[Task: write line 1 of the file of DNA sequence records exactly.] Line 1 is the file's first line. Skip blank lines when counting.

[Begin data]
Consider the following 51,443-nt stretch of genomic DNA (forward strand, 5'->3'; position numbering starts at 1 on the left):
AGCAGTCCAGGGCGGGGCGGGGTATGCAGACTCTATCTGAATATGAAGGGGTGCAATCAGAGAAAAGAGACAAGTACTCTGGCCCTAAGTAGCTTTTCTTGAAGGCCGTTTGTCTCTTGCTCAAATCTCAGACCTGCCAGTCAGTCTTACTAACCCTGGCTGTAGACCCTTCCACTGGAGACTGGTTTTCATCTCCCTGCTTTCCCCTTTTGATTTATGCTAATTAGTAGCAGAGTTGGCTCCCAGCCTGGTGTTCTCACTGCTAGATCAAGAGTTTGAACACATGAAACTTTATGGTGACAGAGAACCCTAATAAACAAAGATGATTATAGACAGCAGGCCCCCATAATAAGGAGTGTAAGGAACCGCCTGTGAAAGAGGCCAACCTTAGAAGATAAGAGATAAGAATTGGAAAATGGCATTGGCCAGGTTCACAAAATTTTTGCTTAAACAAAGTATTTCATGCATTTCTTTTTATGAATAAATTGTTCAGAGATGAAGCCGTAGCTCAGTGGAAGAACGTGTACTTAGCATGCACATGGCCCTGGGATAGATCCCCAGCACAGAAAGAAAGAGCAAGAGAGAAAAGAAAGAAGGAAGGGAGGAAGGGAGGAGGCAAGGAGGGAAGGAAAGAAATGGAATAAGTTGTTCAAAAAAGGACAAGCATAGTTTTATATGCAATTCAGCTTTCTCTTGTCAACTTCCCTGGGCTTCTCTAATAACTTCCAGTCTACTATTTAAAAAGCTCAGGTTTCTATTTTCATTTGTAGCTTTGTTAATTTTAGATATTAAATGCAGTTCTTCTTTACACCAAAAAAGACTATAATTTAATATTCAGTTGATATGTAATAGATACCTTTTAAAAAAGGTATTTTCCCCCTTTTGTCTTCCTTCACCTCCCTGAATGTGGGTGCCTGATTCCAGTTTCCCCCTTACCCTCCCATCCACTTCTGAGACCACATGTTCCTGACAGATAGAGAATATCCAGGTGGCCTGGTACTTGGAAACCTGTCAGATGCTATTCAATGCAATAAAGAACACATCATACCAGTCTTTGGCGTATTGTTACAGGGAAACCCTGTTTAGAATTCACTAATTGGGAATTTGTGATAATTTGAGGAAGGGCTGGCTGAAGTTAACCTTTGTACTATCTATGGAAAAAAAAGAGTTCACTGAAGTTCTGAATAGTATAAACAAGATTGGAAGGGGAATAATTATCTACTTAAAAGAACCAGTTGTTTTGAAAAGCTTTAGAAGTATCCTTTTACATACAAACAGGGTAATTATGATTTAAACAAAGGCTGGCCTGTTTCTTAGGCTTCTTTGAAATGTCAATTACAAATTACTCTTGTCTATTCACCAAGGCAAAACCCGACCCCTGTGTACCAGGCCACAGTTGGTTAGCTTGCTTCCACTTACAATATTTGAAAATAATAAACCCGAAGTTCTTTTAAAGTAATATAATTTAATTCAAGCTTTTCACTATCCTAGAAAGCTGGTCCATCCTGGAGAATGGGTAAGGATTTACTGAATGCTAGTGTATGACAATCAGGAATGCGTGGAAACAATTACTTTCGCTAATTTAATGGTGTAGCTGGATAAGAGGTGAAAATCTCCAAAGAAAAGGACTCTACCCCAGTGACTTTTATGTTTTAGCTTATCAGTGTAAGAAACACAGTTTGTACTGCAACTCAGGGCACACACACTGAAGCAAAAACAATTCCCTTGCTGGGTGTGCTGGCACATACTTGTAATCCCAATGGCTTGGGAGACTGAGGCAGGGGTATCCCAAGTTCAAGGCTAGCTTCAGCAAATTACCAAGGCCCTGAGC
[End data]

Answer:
Consider the following 51,443-nt stretch of genomic DNA (forward strand, 5'->3'; position numbering starts at 1 on the left):